June 23, 2014

Landscape Capacity Building in Africa: How to Ensure Ownership, Equality and Change

Cora van Oosten, Wageningen-UR Louise Buck, EcoAgriculture Partners , Cornell University

Working from a landscape perspective means to be able to “see the bigger picture.” Besides having technical know-how, one needs to understand spatial processes, work in teams to make landscape decisions, balance the needs of many stakeholders, and be sensitive to local circumstances. Without a doubt, it is difficult to live up to these aspects of landscape management, and capacity building is a crucial component for making sure that those connected to a single landscape can work together, foster sustainable change and give smaller stakeholders a voice.

Many integrated landscape initiatives invest in capacity development, usually through training, education and knowledge sharing activities in the field of land management practices. Improving infrastructure, enhancing social development and social equity and the development of new policies and governance structure are also good strategies. The most successful results have been achieved in the field of conservation of soil, water and biodiversity, as well as participatory decision-making. And perhaps more importantly, improved awareness, attitudes and mind-sets are major successes.

Photo by Seth Shames, EcoAgriculture Partners

A good example of success is the Namibian Coast Conservation and Management Project (NACOMA), which undertook a large scale capacity development program when it adopted an integrated coastal management (ICM) strategy. Since ICM was new to the NACOMA leaders and stakeholders in the landscape, their capacity development program involved raising awareness on the influence of each stakeholder group on coastal management; educating stakeholders on the basic principles ICM; establishing a neutral platform where stakeholder could meet; developing coordination skills and building rapport. Building capacity for coordination was especially important for generating greater buy-in for the policy recommendation.

Despite the recent popularity of landscape approaches and the growing number of integrated landscape initiatives across Africa, we still have a lot to learn. The knowledge on landscape processes is fragmented, often unreliable and spread widely across several academic fields and communities of practice. Where capacity development is less straightforward, certain issues require particular attention. These areas are related to coordinating stakeholders, building trust, reducing conflict and working within unsupportive policy frameworks. Also the issue of ‘upscaling’ remains challenging, as many initiatives are rather small and carried out under the limitations of market access, infrastructure, unsupportive institutions and low levels of private sector engagement.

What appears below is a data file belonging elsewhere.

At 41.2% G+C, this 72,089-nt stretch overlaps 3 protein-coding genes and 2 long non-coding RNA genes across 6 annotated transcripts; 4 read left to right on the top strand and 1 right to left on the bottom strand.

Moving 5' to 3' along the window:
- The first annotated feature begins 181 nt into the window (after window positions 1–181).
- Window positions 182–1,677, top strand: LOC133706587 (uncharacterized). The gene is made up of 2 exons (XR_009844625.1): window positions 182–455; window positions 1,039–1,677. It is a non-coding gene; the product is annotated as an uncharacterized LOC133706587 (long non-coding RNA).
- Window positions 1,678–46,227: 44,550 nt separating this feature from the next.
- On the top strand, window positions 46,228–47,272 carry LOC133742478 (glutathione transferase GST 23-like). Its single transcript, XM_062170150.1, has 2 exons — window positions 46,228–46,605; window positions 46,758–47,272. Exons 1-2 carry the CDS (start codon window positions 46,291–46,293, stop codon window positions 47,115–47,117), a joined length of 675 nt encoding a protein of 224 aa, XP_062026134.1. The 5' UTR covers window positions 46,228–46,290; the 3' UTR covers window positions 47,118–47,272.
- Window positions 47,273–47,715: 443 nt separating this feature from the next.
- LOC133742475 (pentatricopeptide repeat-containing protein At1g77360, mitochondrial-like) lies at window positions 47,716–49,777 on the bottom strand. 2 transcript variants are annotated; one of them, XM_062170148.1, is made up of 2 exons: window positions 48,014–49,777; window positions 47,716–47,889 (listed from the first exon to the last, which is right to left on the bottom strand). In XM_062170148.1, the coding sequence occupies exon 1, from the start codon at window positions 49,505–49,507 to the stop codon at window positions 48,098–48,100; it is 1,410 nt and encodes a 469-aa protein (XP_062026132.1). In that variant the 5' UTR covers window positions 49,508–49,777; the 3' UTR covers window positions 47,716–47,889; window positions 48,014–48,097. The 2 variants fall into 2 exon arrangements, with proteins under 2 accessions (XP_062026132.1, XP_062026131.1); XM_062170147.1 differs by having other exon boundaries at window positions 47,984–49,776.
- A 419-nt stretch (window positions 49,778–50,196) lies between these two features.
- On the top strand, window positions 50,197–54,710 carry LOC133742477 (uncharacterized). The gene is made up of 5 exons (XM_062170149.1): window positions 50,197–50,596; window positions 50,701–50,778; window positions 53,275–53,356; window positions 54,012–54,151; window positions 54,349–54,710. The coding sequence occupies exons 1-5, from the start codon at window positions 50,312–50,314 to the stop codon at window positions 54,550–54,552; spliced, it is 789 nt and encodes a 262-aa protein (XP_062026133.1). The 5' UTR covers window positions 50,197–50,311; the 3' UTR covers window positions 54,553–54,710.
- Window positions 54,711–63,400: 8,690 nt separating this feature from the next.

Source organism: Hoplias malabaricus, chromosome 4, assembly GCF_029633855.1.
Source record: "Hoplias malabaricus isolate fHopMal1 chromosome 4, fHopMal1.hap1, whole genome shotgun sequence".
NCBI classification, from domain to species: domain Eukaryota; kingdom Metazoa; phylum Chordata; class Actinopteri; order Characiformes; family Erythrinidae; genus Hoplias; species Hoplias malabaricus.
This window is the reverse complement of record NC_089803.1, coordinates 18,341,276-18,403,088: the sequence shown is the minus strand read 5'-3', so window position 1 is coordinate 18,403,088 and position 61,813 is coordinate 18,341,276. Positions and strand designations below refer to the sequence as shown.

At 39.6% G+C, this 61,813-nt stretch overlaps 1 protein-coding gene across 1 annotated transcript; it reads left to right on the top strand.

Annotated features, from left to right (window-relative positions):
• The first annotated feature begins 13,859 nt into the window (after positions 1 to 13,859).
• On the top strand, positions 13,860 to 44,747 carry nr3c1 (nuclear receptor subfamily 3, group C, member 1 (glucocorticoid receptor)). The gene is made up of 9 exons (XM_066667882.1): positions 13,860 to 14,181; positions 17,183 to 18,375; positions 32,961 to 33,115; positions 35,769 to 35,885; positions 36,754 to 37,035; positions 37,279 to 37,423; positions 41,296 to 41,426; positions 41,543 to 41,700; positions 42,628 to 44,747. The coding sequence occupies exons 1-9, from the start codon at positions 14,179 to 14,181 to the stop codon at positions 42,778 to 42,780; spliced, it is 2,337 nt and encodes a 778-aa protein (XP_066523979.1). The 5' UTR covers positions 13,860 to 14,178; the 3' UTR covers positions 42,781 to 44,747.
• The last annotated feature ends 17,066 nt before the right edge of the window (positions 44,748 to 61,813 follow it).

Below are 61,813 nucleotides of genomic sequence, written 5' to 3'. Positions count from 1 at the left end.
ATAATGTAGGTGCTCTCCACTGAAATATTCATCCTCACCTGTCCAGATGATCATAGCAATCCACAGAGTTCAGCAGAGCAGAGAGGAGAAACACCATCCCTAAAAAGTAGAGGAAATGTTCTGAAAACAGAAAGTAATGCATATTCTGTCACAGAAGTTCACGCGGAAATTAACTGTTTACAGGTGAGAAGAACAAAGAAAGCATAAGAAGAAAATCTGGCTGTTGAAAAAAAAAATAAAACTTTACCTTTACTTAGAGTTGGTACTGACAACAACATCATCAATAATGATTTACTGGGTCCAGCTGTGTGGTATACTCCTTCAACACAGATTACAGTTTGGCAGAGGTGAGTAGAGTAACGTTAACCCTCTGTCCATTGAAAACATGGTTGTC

For these reasons, there is a pronounced need for more investment in capacity development. Therefore, we should keep several questions in mind when moving forward on capacity building in Africa:

  1. What is needed to make knowledge sharing mechanisms and platforms effective and accessible to all those who need it?
  2. How can we build the capacities needed to bridge the gap between landscapes and administrative structures of states?
  3. How can capacity development contribute to more equitable power relations at landscape level and between landscapes and higher levels of scale?
  4. How can many local producers develop skills and gain access to information that will enable them to use ecologically sound production practices in landscapes?
  5. What sort of capacities need to be developed in order to bridge the gap between public and private sector and to contribute to economically valuable landscapes?

The study Integrated Landscape Initiatives for African Agriculture, Development, and Conservation: A Region-Wide Assessment, provides an overview of 87 integrated landscape initiatives in 33 African countries and discusses their capacity building potential. According to the paper, there is a growing recognition that integrated management of rural landscapes is the preferred way to ensure that human needs are met and conflict is mediated.

The Landscapes for People, Food and Nature in Africa Conference will explore the above questions more in depth and discuss other actions to unlock the potential of integrated landscape management in Africa. What are other approaches that may pave the way forward? Join the conversation in the comment section below.

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